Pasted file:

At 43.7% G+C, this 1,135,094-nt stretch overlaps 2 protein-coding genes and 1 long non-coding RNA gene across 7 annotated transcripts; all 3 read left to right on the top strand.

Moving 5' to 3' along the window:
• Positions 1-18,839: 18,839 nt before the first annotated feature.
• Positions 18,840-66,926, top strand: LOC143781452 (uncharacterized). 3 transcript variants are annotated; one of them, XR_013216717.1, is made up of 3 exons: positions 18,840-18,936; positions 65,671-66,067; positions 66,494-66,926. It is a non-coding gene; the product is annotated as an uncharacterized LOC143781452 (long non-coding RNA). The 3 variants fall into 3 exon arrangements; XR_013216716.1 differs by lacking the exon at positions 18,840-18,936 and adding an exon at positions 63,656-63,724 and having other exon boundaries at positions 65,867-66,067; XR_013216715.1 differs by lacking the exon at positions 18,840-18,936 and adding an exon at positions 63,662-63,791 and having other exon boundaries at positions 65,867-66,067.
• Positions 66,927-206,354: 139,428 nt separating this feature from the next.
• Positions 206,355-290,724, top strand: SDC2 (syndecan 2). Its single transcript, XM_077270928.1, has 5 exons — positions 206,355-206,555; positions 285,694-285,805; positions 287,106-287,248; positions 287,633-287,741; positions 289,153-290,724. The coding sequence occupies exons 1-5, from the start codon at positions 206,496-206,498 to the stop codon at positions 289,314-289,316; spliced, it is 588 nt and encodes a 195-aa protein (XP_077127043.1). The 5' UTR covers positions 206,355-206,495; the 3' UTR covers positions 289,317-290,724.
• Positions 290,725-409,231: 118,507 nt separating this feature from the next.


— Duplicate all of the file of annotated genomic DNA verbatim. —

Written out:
At 43.7% G+C, this 1,135,094-nt stretch overlaps 2 protein-coding genes and 1 long non-coding RNA gene across 7 annotated transcripts; all 3 read left to right on the top strand.

Moving 5' to 3' along the window:
• Positions 1-18,839: 18,839 nt before the first annotated feature.
• Positions 18,840-66,926, top strand: LOC143781452 (uncharacterized). 3 transcript variants are annotated; one of them, XR_013216717.1, is made up of 3 exons: positions 18,840-18,936; positions 65,671-66,067; positions 66,494-66,926. It is a non-coding gene; the product is annotated as an uncharacterized LOC143781452 (long non-coding RNA). The 3 variants fall into 3 exon arrangements; XR_013216716.1 differs by lacking the exon at positions 18,840-18,936 and adding an exon at positions 63,656-63,724 and having other exon boundaries at positions 65,867-66,067; XR_013216715.1 differs by lacking the exon at positions 18,840-18,936 and adding an exon at positions 63,662-63,791 and having other exon boundaries at positions 65,867-66,067.
• Positions 66,927-206,354: 139,428 nt separating this feature from the next.
• Positions 206,355-290,724, top strand: SDC2 (syndecan 2). Its single transcript, XM_077270928.1, has 5 exons — positions 206,355-206,555; positions 285,694-285,805; positions 287,106-287,248; positions 287,633-287,741; positions 289,153-290,724. The coding sequence occupies exons 1-5, from the start codon at positions 206,496-206,498 to the stop codon at positions 289,314-289,316; spliced, it is 588 nt and encodes a 195-aa protein (XP_077127043.1). The 5' UTR covers positions 206,355-206,495; the 3' UTR covers positions 289,317-290,724.
• Positions 290,725-409,231: 118,507 nt separating this feature from the next.